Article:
Plenty at stake when Cats-Gators collide

AP Sports Writer
Usually when Kentucky and Florida meet the last weekend of the
regular season, it's for Southeastern Conference bragging rights.
This year, not so much.
There will be no conference title on the line Sunday when the
Gators (21-9, 8-7 SEC) face the Wildcats (17-11, 11-4) at Rupp
Arena, not with No. 4 Tennessee holding a firm grip on the
conference's top spot all season.
Instead, Florida and Kentucky find themselves in unfamiliar
territory: fighting for a chance to sneak into the NCAA tournament.
It's a scenario that seemed far fetched in January, when the
Gators held off the Wildcats in overtime to extend their winning
streak over Kentucky to seven games. The win lifted the Gators to
16-3 overall, while the Wildcats dropped to 7-9 and put their
16-year streak of making the NCAA tournament in serious jeopardy.
Yet the Gators have foundered since then, trying to overcome
inexperienced play and a sometimes sloppy defense. Florida is just
3-6 in its last nine games, and let a big lead get away in a loss
to Tennessee on Wednesday.
Meanwhile Kentucky has surged, however improbably, under
first-year coach Billy Gillispie. The Wildcats have won 10 of their
last 12, and stayed remained competitive even after losing
do-everything center Patrick Patterson to an ankle injury last
Yet the Wildcats know early season losses to Gardner-Webb and
San Diego mean they can't afford to give the tournament selection
committee any more reasons to leave them at home.
"Every time we win a game, it seems like we have to win one
more," said guard Joe Crawford.
Crawford put the Wildcats in position to win one more after
scoring a career-high 35 points in a win over South Carolina on
Wednesday. He and fellow senior Ramel Bradley will make their final
starts at Rupp Arena against the Gators, and would like nothing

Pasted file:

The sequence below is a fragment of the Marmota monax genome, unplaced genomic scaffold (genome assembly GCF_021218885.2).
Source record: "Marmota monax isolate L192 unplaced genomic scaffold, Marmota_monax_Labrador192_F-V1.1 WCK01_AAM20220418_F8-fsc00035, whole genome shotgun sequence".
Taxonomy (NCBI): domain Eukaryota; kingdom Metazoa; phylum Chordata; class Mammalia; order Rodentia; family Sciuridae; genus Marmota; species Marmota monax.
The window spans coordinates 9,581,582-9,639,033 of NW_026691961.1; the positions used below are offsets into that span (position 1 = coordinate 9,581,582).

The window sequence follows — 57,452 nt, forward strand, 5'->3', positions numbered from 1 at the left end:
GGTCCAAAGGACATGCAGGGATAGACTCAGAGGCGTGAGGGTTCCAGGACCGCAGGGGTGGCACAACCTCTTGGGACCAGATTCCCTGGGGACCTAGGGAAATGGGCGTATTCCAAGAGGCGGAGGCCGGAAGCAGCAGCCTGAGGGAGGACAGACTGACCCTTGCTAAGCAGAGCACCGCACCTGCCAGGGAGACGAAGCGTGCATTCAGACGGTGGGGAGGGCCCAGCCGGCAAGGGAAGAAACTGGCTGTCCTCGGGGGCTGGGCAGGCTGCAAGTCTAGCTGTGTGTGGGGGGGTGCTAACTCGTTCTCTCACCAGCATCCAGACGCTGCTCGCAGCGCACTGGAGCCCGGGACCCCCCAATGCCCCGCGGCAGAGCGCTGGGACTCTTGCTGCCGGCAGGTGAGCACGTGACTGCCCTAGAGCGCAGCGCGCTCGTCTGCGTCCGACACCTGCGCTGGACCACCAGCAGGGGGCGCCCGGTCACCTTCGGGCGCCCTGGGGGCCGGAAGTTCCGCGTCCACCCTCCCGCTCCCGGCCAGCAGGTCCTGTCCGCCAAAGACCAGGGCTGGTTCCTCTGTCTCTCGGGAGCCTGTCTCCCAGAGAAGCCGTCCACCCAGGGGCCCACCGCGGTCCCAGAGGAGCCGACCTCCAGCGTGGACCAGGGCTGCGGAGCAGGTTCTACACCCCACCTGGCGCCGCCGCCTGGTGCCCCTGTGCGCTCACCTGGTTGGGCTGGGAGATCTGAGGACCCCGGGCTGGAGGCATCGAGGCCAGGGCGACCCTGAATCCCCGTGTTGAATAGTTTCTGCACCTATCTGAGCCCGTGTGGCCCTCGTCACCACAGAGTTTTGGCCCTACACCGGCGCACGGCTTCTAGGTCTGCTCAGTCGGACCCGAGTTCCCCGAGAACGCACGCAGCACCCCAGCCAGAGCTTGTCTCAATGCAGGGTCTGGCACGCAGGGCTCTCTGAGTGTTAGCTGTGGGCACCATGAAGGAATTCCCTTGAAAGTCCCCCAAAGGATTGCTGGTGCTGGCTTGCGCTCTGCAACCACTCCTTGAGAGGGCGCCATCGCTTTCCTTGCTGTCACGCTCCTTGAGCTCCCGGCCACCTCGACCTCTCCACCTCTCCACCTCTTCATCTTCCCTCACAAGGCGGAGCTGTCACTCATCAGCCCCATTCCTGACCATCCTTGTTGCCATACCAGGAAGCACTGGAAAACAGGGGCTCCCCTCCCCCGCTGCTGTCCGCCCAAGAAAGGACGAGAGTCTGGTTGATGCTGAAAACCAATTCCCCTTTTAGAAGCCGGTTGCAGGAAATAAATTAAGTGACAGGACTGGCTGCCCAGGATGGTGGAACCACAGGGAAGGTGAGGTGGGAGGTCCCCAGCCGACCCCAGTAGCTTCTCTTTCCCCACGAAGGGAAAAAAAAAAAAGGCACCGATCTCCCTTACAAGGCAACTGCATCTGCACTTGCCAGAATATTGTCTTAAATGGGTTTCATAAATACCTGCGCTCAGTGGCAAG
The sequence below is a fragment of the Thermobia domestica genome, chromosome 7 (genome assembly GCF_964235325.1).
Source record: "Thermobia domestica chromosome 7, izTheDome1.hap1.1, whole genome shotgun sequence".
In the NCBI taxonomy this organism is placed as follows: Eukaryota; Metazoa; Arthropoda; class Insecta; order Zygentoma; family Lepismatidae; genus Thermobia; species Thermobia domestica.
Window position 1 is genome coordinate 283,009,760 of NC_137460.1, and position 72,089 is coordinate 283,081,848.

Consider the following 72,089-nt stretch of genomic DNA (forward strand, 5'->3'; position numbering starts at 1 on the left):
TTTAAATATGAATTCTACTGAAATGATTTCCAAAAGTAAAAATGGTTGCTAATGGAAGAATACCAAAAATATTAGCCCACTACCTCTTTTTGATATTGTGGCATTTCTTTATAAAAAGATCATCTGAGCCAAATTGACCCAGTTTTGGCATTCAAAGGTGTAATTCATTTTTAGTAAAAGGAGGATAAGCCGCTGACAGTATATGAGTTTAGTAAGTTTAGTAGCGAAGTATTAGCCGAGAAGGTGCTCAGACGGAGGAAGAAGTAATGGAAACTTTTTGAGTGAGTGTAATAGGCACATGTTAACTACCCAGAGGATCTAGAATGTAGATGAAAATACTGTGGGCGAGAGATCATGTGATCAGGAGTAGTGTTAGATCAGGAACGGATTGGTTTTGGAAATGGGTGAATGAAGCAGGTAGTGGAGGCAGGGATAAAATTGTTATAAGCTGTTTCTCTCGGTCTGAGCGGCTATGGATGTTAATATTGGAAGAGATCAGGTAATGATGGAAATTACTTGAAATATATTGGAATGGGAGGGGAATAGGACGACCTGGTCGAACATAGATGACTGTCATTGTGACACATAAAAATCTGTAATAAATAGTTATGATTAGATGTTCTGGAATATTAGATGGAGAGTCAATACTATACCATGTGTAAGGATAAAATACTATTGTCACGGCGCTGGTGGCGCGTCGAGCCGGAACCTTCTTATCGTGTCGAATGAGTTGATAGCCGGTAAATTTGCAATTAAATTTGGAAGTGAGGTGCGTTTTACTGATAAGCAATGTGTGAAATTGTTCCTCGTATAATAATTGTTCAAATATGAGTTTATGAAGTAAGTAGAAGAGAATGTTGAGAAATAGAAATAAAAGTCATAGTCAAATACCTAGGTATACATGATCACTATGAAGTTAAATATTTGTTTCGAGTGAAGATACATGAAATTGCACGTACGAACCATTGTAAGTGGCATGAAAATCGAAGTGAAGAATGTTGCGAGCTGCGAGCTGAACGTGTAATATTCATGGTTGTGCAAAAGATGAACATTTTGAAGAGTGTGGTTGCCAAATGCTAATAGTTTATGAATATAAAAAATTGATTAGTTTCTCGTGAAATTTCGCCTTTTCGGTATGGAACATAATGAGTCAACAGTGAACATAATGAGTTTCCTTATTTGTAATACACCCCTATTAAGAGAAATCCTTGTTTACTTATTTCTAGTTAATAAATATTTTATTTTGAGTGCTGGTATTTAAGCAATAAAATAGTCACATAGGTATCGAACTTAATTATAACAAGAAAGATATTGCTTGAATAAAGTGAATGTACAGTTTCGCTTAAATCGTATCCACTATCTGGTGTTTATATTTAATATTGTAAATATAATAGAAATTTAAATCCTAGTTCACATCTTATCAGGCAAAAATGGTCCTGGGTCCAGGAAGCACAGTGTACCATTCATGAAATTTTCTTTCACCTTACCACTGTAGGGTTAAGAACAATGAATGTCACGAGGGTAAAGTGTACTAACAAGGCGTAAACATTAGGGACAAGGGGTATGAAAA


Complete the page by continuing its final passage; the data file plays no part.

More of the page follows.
more than to beat their nemesis for the first time in three years.
"I don't know the last time we beat them. I might have been a
freshman," Bradley said. "It's not good to have a streak like
that. There's always some sort of streak people are talking about.
I'm not worried about it. Last year was the same thing. The only
way we are going to win this game is if we put that behind us."
Florida coach Billy Donovan has talked all season about having
his young team gain valuable experience that will pay off beyond
the end of this year. He has downplayed the importance of making it
to the tournament in an effort to take some of the pressure off a
squad that resembles the Florida teams that won consecutive
national championships in name only.
"I don't think there's anything in common with the last several
years, the last 10 years, in relationship to where we are right
now, other than the fact that Florida is across the jersey,"
Donovan said. "If they did make the tournament, it would be good
for their growth and for their development. But we have to grow
before we can really talk about those things."
Maybe, but Donovan's players would prefer to do their growing in
the tournament. Besides, they're savvy enough to know they still
control their postseason fate.
"We definitely need it," said Florida forward Dan Werner. "As
far as a play-in game, I don't know what the committee does or what
goes into it. I just know we need to win."
So do the Wildcats, though Gillispie said he hasn't given a lot
of thought about the tournament or about Florida's recent dominance
of Kentucky.
"If you look at those things, you're wasting your energy,"
Gillispie said. "They have a good, well-coached team that is
highly skilled. History is great, but it won't mean a lot on Sunday
at game time."

(Copyright 2008 by The Associated Press. All Rights Reserved.)